- Keep the mark to space ratio of the waveform equal as this eliminates all the even harmonics leaving only the odd harmonics.
- Route high-speed signals out from the center of the board where possible as any radiation will be in the opposite direction and will tend to cancel out.
- Route high-speed signals between the planes. Fan-out close to the driver (200 mils), dropping to an inner plane, and route back up to the load again with a short fan-out.
- Use the same reference plane for the return signals, as this reduces the loop area and hence radiation.
Let’s make a comparison of the radiated noise between the top layer and inner layer routing, as in Figure 3.
Figure 3: Comparison of radiation from microstrip and stripline routing.
As you can see (with all other factors being equal), in this case, the trace routed on inner layer 3 exhibits 4–10 dB less noise than the trace routed on the top layer. The high-frequency components radiate more readily because their shorter wavelengths are comparable to trace lengths, which act as antennas.
You do not need to do any manual routing yourself to get an acceptable route of the non-critical nets. Of course, matched delay, differential pairs, and other critical signals should be routed with the precision they demand. This is the process:
- Start by placing all the components by functionality, selecting the desired component on the schematic, and placing it in the best location/rotation to aid the routing.
- Similarly, when routing, select a chip on the schematic (the nets are highlighted on the PCB) and then fan-out with the router.
- Select the critical nets on the schematic, fan-out, and then route with the autorouter.
- Push and shove the traces to the desired location, move on to the next group of nets, and repeat. Each group of routed traces should be verified after completion. Lock if necessary.
When you drive the router from the schematic, it’s possible to see what needs to be done without entering too many conditional design rules, and you can later manipulate the traces as if they were hand-routed.
Once the routing is complete, apart from running design rule checks (DRCs), run a sanity check on the board. You can either do this in the simulation environment or the PCB database. Simply highlight each net one by one. This is tedious but gets results. You can quickly see if any nets are longer than the Manhattan length or spiral around the board before termination.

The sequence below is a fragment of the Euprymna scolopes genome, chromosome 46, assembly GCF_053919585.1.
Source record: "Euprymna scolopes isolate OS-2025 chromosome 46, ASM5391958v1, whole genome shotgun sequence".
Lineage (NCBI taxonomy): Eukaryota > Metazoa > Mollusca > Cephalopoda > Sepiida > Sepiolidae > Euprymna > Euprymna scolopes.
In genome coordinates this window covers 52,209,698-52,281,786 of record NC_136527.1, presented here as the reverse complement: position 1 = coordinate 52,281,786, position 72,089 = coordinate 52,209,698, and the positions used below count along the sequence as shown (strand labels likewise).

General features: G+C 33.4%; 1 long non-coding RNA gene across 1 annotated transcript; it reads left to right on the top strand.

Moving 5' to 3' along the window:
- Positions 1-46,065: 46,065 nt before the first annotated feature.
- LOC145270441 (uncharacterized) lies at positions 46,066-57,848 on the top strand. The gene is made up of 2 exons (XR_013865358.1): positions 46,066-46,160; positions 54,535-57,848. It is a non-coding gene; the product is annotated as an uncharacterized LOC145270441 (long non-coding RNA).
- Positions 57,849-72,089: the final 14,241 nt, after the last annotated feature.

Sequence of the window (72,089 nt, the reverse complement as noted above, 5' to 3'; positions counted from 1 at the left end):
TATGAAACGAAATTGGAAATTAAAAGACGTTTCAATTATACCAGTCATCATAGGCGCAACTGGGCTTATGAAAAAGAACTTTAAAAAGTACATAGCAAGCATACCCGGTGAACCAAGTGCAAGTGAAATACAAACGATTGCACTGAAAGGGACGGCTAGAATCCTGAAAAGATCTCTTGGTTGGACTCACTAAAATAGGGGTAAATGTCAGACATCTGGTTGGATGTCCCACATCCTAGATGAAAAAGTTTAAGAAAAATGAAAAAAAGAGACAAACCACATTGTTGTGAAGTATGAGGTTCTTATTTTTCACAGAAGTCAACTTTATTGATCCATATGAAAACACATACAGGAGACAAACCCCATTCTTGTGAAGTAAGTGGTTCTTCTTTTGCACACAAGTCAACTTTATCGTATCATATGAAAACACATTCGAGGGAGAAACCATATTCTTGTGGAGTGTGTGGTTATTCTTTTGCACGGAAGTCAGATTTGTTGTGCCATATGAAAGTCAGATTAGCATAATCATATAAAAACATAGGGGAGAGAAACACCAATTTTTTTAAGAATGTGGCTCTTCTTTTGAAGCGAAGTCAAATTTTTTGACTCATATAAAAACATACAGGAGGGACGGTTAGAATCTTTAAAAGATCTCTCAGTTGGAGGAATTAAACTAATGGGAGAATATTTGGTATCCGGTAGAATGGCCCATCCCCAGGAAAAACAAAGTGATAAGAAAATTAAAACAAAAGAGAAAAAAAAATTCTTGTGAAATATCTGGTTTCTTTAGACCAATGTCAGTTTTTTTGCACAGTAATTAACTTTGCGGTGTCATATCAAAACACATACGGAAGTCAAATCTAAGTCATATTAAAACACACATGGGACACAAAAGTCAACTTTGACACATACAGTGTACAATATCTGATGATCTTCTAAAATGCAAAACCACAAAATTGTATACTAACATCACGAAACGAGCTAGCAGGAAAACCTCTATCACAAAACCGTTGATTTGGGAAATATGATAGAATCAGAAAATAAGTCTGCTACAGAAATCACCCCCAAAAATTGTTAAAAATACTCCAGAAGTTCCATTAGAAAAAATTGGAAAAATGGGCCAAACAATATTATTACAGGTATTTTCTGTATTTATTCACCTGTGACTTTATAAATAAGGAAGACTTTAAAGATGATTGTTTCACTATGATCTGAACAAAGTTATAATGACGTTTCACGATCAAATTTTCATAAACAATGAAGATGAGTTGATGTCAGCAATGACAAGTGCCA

- The autorouter is guided by design constraints, and there are only so many rules that can be practically defined. Every situation is different, requiring unique tradeoffs.
- The underlying high-speed issues of the design need to be translated into corresponding design constraints.
- A pre-layout simulation defines the extent of placement.
- If the board is difficult to route, it may just be the result of poor placement.
- The stackup configuration and PDN needed to be addressed before commencing routing.
- Cross-probing enables the PCB designer to build up an extremely dense, complex route in a couple of hours by controlling the router from the schematic.
- Cross-probing can also be used as a powerful search tool, locating parts and nets on the schematic or PCB.
- One should avoid routing high-speed signals on the outer microstrip layers of a multilayer PCB. This can decrease radiation by up to 10 dB.
- B. Olney, “Beyond Design: High-Speed PCB Design Constraints,” Design007 Magazine, May 2019.
- B. Olney, “Beyond Design: Embedded Signal Routing,” The PCB Magazine, September 2011.
- B. Olney, “Beyond Design: Interactive Placement and Routing Strategies,” The PCB Design Magazine, December 2012.
- B. Olney, “Beyond Design: Routing Techniques for Complex Designs,” The PCB Design Magazine, January 2013.
- B. Olney, “Beyond Design: Critical Placement,” The PCB Magazine, September 2012.
Barry Olney is managing director of In-Circuit Design Pty Ltd (iCD), Australia, a PCB design service bureau that specializes in board-level simulation. The company developed the iCD Design Integrity software incorporating the iCD Stackup, PDN, and CPW Planner. The software can be downloaded at icd.com.au.
This column originally appeared in the November 2020 issue of Design007 Magazine.